Zuma Says Drug Dealers Are A Curse To The Nation


Drug trafficking has been a major challenge to the South African government despite all efforts to root out its effect from the society. To President Zuma, drug dealers have turned out to become a curse on the society.

The president who was addressing members of the parliament on Thursday, said drug dealings in the country is becoming rampant and is consuming most of the youths and teenagers in the country.

“Children are abusing parents, stealing furniture at home for money for drugs. Drug dealers are a real curse in the country,” he said while referring to a toxic drug that was sweeping through KwaMashu, Durban.

Also See: The Growing Rate Of Pregnant Women Trafficking Drugs Is Alarming

Reports of drug trafficking have been made by the police in many occasions with most culprits being severely punished but with that, more dealers on hard toxic drugs seem to be on the increasing side.

United Nations office on drugs and crime had last year, named South Africa the regional hub for drug trafficking with scores of South Africans being locked up in foreign lands after they were caught smuggling illegal substances across the borders.

According to the report, drug trafficking and organised crime has grown in South Africa since the mid 1990s, and has drawn on factors like the country’s porous borders, the increase in immigrants, and international trade links.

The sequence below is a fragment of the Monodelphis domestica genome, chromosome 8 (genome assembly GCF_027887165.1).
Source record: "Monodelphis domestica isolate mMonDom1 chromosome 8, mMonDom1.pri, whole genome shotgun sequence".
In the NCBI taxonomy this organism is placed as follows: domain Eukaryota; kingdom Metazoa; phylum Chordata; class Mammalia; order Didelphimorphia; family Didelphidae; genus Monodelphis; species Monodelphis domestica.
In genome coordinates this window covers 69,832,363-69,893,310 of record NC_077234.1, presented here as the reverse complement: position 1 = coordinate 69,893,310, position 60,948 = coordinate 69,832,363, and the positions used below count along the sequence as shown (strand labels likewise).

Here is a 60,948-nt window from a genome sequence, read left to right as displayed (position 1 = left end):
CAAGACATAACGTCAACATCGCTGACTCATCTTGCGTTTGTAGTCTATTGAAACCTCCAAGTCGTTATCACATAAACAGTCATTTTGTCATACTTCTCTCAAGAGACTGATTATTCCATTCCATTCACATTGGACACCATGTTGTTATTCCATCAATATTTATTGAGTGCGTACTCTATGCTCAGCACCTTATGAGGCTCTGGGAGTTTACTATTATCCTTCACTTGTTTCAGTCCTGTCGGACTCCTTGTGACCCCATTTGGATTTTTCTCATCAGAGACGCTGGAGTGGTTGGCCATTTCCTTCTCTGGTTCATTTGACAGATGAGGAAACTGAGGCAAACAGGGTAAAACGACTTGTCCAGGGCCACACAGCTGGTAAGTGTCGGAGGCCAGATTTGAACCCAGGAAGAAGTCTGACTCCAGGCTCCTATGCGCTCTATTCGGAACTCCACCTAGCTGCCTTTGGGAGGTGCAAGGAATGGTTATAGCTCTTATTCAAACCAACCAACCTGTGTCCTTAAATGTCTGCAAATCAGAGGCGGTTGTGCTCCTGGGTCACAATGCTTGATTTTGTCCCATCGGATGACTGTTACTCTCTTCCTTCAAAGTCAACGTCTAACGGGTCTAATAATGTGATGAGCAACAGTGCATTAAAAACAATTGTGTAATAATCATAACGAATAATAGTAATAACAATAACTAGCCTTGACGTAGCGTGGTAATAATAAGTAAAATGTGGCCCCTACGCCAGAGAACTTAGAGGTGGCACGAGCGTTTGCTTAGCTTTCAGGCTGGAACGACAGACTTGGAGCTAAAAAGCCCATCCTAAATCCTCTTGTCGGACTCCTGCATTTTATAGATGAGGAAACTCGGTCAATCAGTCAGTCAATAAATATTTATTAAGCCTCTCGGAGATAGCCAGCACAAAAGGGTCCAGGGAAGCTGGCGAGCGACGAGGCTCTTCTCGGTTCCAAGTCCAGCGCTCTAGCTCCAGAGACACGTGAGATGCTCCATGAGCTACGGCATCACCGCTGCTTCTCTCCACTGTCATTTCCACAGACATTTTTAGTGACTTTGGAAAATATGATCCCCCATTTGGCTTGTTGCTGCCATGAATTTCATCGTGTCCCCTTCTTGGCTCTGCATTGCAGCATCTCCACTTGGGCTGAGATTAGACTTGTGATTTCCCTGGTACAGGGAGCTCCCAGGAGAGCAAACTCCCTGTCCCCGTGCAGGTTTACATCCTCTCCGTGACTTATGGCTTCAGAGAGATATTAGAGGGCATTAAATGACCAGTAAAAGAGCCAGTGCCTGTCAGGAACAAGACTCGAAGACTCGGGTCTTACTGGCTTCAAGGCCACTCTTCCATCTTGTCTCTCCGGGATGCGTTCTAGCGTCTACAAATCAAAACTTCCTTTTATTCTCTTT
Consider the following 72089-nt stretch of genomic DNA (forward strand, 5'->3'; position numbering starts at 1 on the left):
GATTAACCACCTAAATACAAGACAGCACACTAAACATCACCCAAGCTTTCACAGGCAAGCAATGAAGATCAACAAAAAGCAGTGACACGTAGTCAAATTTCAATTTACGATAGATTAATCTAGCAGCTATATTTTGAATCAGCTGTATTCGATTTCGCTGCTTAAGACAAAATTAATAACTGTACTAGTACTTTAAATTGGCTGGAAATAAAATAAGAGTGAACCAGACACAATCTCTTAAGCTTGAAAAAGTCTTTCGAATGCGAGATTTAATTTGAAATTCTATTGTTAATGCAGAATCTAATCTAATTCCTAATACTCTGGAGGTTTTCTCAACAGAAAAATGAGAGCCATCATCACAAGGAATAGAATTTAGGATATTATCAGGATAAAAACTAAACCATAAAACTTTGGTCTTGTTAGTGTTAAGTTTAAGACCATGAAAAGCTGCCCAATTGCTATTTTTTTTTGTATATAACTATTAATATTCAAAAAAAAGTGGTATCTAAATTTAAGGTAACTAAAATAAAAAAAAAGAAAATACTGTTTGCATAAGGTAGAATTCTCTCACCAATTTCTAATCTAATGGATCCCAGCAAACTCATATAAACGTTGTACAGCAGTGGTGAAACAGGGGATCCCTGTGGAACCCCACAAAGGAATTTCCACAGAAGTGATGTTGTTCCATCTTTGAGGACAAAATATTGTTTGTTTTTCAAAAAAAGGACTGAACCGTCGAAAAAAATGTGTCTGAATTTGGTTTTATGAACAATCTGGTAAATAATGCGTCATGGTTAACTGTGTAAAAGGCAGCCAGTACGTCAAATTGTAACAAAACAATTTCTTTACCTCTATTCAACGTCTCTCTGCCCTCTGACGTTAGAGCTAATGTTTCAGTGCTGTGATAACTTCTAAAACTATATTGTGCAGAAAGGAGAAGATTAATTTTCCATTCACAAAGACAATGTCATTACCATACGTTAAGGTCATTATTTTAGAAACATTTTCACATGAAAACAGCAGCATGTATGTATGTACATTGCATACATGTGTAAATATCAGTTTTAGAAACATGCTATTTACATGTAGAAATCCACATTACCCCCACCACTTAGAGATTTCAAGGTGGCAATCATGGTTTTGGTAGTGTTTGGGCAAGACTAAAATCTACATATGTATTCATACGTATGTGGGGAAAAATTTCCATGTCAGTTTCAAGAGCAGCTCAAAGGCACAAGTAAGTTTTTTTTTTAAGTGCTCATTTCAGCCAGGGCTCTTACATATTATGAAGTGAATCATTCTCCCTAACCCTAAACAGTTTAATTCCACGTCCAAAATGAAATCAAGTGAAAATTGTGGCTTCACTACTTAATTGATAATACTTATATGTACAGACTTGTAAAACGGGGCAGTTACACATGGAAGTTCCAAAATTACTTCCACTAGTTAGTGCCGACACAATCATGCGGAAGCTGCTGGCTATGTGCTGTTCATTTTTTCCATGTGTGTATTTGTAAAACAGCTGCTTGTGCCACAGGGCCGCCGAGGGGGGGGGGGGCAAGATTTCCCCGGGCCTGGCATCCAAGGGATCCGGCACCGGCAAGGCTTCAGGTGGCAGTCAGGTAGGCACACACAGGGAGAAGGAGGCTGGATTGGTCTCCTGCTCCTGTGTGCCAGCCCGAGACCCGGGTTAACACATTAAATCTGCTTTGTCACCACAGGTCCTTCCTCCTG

It referred drug trafficking as an extremely profitable enterprise for the over 200 organised crime syndicates in South Africa.

“There were links between the drug trafficking activities of organised crime groups and other criminal acts, ranging from car hijackings and robberies to the smuggling of firearms, stolen cars, endangered species and precious metals, the report added.

Also See: How Do We End This? Another Nigerian Busted With Over R2m Drugs In Karoo

Admitting to this fact, President Zuma pleaded for families to report drug dealers and outlined the government’s plan to deal with the problem of drug abuse. He said, while there were still problems, government was building a better South Africa.

“We have definitely moved far away from what former President Nelson Mandela called the skunk of the world, into becoming one of the major players on the global stage,” he said.

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